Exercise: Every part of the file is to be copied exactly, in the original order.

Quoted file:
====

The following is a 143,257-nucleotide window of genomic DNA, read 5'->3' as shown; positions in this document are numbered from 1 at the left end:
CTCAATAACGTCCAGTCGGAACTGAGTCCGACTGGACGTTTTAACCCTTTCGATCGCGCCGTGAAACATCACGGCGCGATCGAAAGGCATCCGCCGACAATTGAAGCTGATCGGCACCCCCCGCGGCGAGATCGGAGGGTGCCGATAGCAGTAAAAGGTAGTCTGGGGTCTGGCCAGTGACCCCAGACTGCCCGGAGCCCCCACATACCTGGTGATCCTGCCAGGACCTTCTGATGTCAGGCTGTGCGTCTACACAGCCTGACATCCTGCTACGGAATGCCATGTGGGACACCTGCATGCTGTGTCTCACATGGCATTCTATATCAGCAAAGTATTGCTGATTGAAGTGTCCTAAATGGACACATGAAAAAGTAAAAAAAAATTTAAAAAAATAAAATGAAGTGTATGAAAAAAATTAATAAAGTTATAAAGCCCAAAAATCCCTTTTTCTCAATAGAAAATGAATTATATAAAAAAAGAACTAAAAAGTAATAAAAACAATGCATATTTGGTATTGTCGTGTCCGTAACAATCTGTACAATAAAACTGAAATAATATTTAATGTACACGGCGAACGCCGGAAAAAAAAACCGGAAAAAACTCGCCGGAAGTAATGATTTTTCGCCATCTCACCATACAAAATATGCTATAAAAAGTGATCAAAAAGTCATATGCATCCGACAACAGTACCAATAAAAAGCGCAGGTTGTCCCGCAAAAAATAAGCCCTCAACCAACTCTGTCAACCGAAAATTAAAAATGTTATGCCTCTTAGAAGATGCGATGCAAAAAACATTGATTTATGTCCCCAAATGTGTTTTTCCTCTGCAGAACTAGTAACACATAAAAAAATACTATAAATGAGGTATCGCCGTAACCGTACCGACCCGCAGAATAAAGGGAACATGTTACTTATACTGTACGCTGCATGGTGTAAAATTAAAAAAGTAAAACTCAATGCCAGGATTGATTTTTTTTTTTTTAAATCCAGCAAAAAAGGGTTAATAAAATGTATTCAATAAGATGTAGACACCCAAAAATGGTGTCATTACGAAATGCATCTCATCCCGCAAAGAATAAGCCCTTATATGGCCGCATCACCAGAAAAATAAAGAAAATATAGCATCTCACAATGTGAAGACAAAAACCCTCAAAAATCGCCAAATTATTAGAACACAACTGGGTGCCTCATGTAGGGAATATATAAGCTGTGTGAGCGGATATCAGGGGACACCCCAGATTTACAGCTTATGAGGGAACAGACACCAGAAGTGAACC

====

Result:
The following is a 143,257-nucleotide window of genomic DNA, read 5'->3' as shown; positions in this document are numbered from 1 at the left end:
CTCAATAACGTCCAGTCGGAACTGAGTCCGACTGGACGTTTTAACCCTTTCGATCGCGCCGTGAAACATCACGGCGCGATCGAAAGGCATCCGCCGACAATTGAAGCTGATCGGCACCCCCCGCGGCGAGATCGGAGGGTGCCGATAGCAGTAAAAGGTAGTCTGGGGTCTGGCCAGTGACCCCAGACTGCCCGGAGCCCCCACATACCTGGTGATCCTGCCAGGACCTTCTGATGTCAGGCTGTGCGTCTACACAGCCTGACATCCTGCTACGGAATGCCATGTGGGACACCTGCATGCTGTGTCTCACATGGCATTCTATATCAGCAAAGTATTGCTGATTGAAGTGTCCTAAATGGACACATGAAAAAGTAAAAAAAAATTTAAAAAAATAAAATGAAGTGTATGAAAAAAATTAATAAAGTTATAAAGCCCAAAAATCCCTTTTTCTCAATAGAAAATGAATTATATAAAAAAAGAACTAAAAAGTAATAAAAACAATGCATATTTGGTATTGTCGTGTCCGTAACAATCTGTACAATAAAACTGAAATAATATTTAATGTACACGGCGAACGCCGGAAAAAAAAACCGGAAAAAACTCGCCGGAAGTAATGATTTTTCGCCATCTCACCATACAAAATATGCTATAAAAAGTGATCAAAAAGTCATATGCATCCGACAACAGTACCAATAAAAAGCGCAGGTTGTCCCGCAAAAAATAAGCCCTCAACCAACTCTGTCAACCGAAAATTAAAAATGTTATGCCTCTTAGAAGATGCGATGCAAAAAACATTGATTTATGTCCCCAAATGTGTTTTTCCTCTGCAGAACTAGTAACACATAAAAAAATACTATAAATGAGGTATCGCCGTAACCGTACCGACCCGCAGAATAAAGGGAACATGTTACTTATACTGTACGCTGCATGGTGTAAAATTAAAAAAGTAAAACTCAATGCCAGGATTGATTTTTTTTTTTTTAAATCCAGCAAAAAAGGGTTAATAAAATGTATTCAATAAGATGTAGACACCCAAAAATGGTGTCATTACGAAATGCATCTCATCCCGCAAAGAATAAGCCCTTATATGGCCGCATCACCAGAAAAATAAAGAAAATATAGCATCTCACAATGTGAAGACAAAAACCCTCAAAAATCGCCAAATTATTAGAACACAACTGGGTGCCTCATGTAGGGAATATATAAGCTGTGTGAGCGGATATCAGGGGACACCCCAGATTTACAGCTTATGAGGGAACAGACACCAGAAGTGAACC